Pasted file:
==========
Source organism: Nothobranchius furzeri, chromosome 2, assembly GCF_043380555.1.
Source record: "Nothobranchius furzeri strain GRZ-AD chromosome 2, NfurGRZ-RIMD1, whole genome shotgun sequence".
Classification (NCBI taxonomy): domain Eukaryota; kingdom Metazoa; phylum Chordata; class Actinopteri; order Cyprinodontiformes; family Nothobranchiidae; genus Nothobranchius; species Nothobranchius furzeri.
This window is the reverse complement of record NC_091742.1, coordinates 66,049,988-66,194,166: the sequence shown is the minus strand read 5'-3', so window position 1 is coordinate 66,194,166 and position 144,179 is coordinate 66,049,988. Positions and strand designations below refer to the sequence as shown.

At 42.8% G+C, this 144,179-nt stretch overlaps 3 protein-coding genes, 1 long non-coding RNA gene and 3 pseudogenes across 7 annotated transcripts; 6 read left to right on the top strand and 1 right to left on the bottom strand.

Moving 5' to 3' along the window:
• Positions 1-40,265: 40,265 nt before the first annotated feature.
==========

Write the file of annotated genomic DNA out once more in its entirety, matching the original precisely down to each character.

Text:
Source organism: Nothobranchius furzeri, chromosome 2, assembly GCF_043380555.1.
Source record: "Nothobranchius furzeri strain GRZ-AD chromosome 2, NfurGRZ-RIMD1, whole genome shotgun sequence".
Classification (NCBI taxonomy): domain Eukaryota; kingdom Metazoa; phylum Chordata; class Actinopteri; order Cyprinodontiformes; family Nothobranchiidae; genus Nothobranchius; species Nothobranchius furzeri.
This window is the reverse complement of record NC_091742.1, coordinates 66,049,988-66,194,166: the sequence shown is the minus strand read 5'-3', so window position 1 is coordinate 66,194,166 and position 144,179 is coordinate 66,049,988. Positions and strand designations below refer to the sequence as shown.

At 42.8% G+C, this 144,179-nt stretch overlaps 3 protein-coding genes, 1 long non-coding RNA gene and 3 pseudogenes across 7 annotated transcripts; 6 read left to right on the top strand and 1 right to left on the bottom strand.

Moving 5' to 3' along the window:
• Positions 1-40,265: 40,265 nt before the first annotated feature.